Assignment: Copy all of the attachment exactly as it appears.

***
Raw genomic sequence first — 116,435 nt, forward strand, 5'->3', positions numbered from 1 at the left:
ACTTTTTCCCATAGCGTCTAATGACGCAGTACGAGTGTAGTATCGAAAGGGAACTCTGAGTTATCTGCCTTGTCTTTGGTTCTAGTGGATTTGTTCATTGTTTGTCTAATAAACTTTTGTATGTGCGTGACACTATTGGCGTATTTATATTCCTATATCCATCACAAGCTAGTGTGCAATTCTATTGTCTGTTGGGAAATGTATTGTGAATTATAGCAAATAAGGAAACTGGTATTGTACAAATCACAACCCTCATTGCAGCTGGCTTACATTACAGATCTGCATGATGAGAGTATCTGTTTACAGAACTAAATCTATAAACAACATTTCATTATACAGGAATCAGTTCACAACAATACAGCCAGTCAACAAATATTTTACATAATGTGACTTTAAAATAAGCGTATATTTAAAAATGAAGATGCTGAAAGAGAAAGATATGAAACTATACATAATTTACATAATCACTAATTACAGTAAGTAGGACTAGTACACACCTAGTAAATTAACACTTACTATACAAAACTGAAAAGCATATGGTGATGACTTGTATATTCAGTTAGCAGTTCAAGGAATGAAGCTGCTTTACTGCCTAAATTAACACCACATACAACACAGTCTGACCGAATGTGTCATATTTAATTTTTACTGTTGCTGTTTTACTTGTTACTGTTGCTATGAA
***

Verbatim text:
Raw genomic sequence first — 116,435 nt, forward strand, 5'->3', positions numbered from 1 at the left:
ACTTTTTCCCATAGCGTCTAATGACGCAGTACGAGTGTAGTATCGAAAGGGAACTCTGAGTTATCTGCCTTGTCTTTGGTTCTAGTGGATTTGTTCATTGTTTGTCTAATAAACTTTTGTATGTGCGTGACACTATTGGCGTATTTATATTCCTATATCCATCACAAGCTAGTGTGCAATTCTATTGTCTGTTGGGAAATGTATTGTGAATTATAGCAAATAAGGAAACTGGTATTGTACAAATCACAACCCTCATTGCAGCTGGCTTACATTACAGATCTGCATGATGAGAGTATCTGTTTACAGAACTAAATCTATAAACAACATTTCATTATACAGGAATCAGTTCACAACAATACAGCCAGTCAACAAATATTTTACATAATGTGACTTTAAAATAAGCGTATATTTAAAAATGAAGATGCTGAAAGAGAAAGATATGAAACTATACATAATTTACATAATCACTAATTACAGTAAGTAGGACTAGTACACACCTAGTAAATTAACACTTACTATACAAAACTGAAAAGCATATGGTGATGACTTGTATATTCAGTTAGCAGTTCAAGGAATGAAGCTGCTTTACTGCCTAAATTAACACCACATACAACACAGTCTGACCGAATGTGTCATATTTAATTTTTACTGTTGCTGTTTTACTTGTTACTGTTGCTATGAA